You feel assured that school is a safe place and you shouldn’t feel worried when your child is there. Think again. Your self-assurance may be misplaced? Read on to know why.
By Parvathy Gopakumar
School is a place where parents send their children to receive good education. But, while a child is doing that, he may also be at the receiving end of school violence.
A child can be called a victim of school violence when she is assaulted or intimidated by her schoolmates, teachers or other staff on the school premises, on the way to or back from school, or during any event sponsored or managed by the school.
Not very long ago, the nation was shocked by the news of a child being killed in the school toilet by one of his senior schoolmates. While the police arrested the school bus conductor on suspicion, it was only after a thorough investigation that the real culprit was arrested.
Similar instances of school violence, some very gruesome, are being reported with growing regularity. All these incidents have brought to light the fact that children’s safety in schools is a matter of concern and parents shouldn’t be taking things lightly.
Violence in school isn’t always physical, it can be passive as well. Some examples of passive forms of violence that children face in school include being bullied or cyberbullied, verbally threatened and intimidated, and subjected to social ostracism. Common examples of physical violence include being hit with the hands or objects like pens and pencils (of late, even guns and sharp-edged weapons have been used by children on the school premises).
The causes of school violence are diverse. In some children, feelings of worry, hatred, anger, inferiority complex and other negative emotions fuel violent behaviour. In some, watching parents or guardians displaying violent behaviour to assert their authority sows seeds of violence. In a few, personality disorders or problems with addiction pushes them towards committing violence against their peers. The media, which brings incidents of school violence to the fore, also shares a part of the blame. Some sections of the media present violent acts in a glorified manner, which makes children think that indulging in violence is okay.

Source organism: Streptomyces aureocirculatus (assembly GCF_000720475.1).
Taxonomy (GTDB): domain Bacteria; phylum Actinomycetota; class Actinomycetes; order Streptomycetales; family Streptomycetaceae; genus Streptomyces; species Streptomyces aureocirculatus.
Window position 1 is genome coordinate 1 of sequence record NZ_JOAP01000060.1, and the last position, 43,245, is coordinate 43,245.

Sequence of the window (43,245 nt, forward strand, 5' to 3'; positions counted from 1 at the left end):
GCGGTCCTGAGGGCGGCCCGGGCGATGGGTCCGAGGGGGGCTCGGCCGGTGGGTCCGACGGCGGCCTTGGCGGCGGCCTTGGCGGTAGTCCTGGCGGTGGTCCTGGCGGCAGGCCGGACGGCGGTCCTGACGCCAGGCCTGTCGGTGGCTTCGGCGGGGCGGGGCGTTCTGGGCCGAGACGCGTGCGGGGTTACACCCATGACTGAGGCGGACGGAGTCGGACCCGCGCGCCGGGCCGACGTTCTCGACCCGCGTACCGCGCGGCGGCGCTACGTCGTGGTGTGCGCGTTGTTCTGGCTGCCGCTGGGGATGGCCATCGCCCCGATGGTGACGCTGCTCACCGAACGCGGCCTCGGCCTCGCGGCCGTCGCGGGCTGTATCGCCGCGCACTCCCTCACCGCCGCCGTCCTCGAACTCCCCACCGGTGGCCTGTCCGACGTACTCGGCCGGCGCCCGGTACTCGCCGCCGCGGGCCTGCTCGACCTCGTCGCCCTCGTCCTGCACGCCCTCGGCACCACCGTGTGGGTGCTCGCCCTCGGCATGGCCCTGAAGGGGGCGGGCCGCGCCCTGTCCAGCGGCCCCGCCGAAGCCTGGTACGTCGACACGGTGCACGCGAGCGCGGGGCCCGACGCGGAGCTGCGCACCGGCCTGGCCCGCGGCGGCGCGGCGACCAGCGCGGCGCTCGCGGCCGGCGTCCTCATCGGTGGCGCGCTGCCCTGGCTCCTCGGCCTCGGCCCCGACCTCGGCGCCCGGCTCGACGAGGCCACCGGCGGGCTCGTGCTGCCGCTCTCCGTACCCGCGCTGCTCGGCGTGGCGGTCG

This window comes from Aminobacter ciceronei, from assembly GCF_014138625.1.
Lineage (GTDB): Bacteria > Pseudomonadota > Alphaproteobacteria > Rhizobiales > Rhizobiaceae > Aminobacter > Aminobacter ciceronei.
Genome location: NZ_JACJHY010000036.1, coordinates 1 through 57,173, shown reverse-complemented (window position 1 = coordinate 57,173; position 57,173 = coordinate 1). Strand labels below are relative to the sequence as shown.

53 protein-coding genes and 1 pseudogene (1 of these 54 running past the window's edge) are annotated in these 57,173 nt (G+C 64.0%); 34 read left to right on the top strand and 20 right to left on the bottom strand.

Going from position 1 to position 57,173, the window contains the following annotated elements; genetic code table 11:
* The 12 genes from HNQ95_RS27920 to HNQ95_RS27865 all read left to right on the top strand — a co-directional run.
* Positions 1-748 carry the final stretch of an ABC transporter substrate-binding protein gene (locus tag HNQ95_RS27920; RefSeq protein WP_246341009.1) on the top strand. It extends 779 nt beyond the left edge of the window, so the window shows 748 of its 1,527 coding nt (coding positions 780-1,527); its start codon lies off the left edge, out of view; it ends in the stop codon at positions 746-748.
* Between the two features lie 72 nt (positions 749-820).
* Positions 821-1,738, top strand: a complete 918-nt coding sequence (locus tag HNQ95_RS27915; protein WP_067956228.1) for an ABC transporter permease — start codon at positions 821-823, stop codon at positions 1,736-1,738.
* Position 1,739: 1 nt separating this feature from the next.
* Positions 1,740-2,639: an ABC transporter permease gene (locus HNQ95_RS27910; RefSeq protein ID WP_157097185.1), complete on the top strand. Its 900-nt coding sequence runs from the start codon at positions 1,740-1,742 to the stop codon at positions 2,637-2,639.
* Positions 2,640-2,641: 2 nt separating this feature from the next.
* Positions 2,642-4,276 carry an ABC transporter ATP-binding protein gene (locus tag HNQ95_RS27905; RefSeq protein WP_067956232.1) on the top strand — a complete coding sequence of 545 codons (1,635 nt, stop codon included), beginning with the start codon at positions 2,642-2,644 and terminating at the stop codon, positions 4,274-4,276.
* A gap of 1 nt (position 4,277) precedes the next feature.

Section 23 of the Juvenile Justice Act, 2000, provides punishment for cruelty to a juvenile or a child. It says — Whoever, having the actual charge of, or control over, a juvenile or the child, assaults, abandons, exposes or wilfully neglects the juvenile or causes or procures him to be assaulted, abandoned, exposed or neglected in a manner likely to cause such juvenile or the child unnecessarily mental or physical suffering shall be punishable with imprisonment for a term which may extend to six months, or fine, or with both.
Section 23 makes no distinction between the perpetrators. However, an interesting point is that, anyone below the age of 18 years is considered a child under the Juvenile Justice Act, 2000.
When it comes to sexual offences, when the victim is below the age of 18 years, the accused can be prosecuted under provisions of both the Indian Penal Code and the Protection of Children from Sexual Offences Act, 2012.
As of now, action initiated against the aggressor differs based on whether the individual is a minor or a major. Factors like, the degree of violence inflicted, the individual on whom it was inflicted, the place where the act was committed play an important role when it comes to taking action against the perpetrator.
Given the number of cases of school violence reported each year, it is high time that we, as a society, take the steps necessary to keep our children safe. Parents should not hesitate to seek expert advice whenever necessary. When it comes to protecting our children from violence of any kind, we should all remember what Nelson Mandela said — “We owe our children – the most vulnerable citizens in any society – a life free from violence and fear.”
The author, a part of Safecity’s Writer’s Movement, is a student at National Law School of India University, Bengaluru.
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